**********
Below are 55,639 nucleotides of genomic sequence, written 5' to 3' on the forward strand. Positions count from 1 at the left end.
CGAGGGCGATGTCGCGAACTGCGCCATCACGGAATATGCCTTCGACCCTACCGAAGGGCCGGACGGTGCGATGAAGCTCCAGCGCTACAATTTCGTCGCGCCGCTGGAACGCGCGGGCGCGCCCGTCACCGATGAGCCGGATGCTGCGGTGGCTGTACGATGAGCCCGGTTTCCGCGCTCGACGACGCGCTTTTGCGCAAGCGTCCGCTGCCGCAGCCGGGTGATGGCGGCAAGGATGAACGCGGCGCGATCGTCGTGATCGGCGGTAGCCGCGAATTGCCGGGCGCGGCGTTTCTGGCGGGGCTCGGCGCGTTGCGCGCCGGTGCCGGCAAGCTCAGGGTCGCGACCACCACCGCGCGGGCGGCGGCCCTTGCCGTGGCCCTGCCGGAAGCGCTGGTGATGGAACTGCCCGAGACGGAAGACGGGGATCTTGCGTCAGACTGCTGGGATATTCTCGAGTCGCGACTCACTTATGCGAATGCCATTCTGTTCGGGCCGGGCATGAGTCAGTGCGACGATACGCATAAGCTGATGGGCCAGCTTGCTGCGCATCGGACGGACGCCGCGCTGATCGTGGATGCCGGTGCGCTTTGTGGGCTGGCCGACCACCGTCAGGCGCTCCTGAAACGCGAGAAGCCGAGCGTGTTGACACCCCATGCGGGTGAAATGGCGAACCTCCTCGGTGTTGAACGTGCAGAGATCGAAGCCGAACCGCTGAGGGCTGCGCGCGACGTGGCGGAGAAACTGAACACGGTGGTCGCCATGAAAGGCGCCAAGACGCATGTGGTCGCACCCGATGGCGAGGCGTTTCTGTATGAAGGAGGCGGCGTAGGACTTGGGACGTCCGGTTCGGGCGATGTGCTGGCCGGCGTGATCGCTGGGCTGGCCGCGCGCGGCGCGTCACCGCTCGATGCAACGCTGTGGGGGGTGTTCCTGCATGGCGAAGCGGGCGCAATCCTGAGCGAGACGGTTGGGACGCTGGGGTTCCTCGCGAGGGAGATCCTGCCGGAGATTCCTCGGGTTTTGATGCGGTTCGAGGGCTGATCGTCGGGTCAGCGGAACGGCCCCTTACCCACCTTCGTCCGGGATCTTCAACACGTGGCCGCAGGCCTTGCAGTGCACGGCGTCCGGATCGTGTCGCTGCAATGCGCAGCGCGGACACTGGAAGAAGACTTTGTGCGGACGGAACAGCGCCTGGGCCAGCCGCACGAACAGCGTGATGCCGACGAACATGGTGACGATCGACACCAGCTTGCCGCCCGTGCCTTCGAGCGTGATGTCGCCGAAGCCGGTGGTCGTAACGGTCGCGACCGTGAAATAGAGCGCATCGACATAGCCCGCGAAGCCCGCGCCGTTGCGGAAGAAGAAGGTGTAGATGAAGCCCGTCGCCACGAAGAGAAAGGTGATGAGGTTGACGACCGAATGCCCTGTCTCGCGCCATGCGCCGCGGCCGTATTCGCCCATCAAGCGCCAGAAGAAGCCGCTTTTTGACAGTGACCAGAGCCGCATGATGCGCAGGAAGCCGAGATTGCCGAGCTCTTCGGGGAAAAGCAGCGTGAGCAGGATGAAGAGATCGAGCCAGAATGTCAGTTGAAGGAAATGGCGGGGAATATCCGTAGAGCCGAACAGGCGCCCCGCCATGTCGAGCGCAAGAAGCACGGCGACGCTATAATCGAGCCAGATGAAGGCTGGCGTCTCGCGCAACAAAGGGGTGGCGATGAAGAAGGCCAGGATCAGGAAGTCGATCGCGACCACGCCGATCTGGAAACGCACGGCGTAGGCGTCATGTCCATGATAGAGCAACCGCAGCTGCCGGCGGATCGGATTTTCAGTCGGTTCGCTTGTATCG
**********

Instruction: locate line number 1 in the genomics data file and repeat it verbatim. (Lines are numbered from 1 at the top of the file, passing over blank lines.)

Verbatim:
Below are 55,639 nucleotides of genomic sequence, written 5' to 3' on the forward strand. Positions count from 1 at the left end.